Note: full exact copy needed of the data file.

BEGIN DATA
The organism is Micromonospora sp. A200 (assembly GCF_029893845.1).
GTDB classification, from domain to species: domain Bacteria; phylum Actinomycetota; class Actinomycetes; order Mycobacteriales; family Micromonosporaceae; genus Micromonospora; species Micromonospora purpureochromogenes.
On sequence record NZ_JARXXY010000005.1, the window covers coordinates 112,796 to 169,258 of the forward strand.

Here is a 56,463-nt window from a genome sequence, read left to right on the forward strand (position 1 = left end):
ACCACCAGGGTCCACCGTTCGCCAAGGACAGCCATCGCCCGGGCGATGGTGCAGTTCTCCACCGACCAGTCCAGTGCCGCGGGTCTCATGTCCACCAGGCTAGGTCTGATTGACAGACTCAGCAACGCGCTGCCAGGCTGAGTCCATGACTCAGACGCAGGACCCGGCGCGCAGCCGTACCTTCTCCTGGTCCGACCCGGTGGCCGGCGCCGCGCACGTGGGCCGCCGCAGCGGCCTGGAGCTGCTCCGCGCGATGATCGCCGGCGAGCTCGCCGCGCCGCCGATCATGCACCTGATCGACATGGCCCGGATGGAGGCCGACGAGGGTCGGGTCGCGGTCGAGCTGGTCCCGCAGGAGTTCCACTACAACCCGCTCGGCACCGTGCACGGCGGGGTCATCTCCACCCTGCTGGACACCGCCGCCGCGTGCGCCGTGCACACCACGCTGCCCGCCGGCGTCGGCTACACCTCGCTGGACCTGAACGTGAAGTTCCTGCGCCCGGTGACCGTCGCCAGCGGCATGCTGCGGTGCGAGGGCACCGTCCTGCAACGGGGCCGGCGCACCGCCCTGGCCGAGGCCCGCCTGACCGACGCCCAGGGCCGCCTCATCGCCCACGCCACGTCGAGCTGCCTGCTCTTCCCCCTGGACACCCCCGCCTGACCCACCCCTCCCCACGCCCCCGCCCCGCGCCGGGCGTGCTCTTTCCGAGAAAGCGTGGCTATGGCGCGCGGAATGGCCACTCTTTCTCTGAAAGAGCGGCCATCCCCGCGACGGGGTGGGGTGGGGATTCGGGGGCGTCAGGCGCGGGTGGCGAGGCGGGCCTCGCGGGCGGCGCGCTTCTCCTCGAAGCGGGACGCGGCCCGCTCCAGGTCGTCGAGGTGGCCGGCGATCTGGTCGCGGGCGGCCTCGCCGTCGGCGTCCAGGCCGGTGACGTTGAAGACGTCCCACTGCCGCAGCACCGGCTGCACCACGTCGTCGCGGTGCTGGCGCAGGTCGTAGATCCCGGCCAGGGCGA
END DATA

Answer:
The organism is Micromonospora sp. A200 (assembly GCF_029893845.1).
GTDB classification, from domain to species: domain Bacteria; phylum Actinomycetota; class Actinomycetes; order Mycobacteriales; family Micromonosporaceae; genus Micromonospora; species Micromonospora purpureochromogenes.
On sequence record NZ_JARXXY010000005.1, the window covers coordinates 112,796 to 169,258 of the forward strand.

Here is a 56,463-nt window from a genome sequence, read left to right on the forward strand (position 1 = left end):
ACCACCAGGGTCCACCGTTCGCCAAGGACAGCCATCGCCCGGGCGATGGTGCAGTTCTCCACCGACCAGTCCAGTGCCGCGGGTCTCATGTCCACCAGGCTAGGTCTGATTGACAGACTCAGCAACGCGCTGCCAGGCTGAGTCCATGACTCAGACGCAGGACCCGGCGCGCAGCCGTACCTTCTCCTGGTCCGACCCGGTGGCCGGCGCCGCGCACGTGGGCCGCCGCAGCGGCCTGGAGCTGCTCCGCGCGATGATCGCCGGCGAGCTCGCCGCGCCGCCGATCATGCACCTGATCGACATGGCCCGGATGGAGGCCGACGAGGGTCGGGTCGCGGTCGAGCTGGTCCCGCAGGAGTTCCACTACAACCCGCTCGGCACCGTGCACGGCGGGGTCATCTCCACCCTGCTGGACACCGCCGCCGCGTGCGCCGTGCACACCACGCTGCCCGCCGGCGTCGGCTACACCTCGCTGGACCTGAACGTGAAGTTCCTGCGCCCGGTGACCGTCGCCAGCGGCATGCTGCGGTGCGAGGGCACCGTCCTGCAACGGGGCCGGCGCACCGCCCTGGCCGAGGCCCGCCTGACCGACGCCCAGGGCCGCCTCATCGCCCACGCCACGTCGAGCTGCCTGCTCTTCCCCCTGGACACCCCCGCCTGACCCACCCCTCCCCACGCCCCCGCCCCGCGCCGGGCGTGCTCTTTCCGAGAAAGCGTGGCTATGGCGCGCGGAATGGCCACTCTTTCTCTGAAAGAGCGGCCATCCCCGCGACGGGGTGGGGTGGGGATTCGGGGGCGTCAGGCGCGGGTGGCGAGGCGGGCCTCGCGGGCGGCGCGCTTCTCCTCGAAGCGGGACGCGGCCCGCTCCAGGTCGTCGAGGTGGCCGGCGATCTGGTCGCGGGCGGCCTCGCCGTCGGCGTCCAGGCCGGTGACGTTGAAGACGTCCCACTGCCGCAGCACCGGCTGCACCACGTCGTCGCGGTGCTGGCGCAGGTCGTAGATCCCGGCCAGGGCGA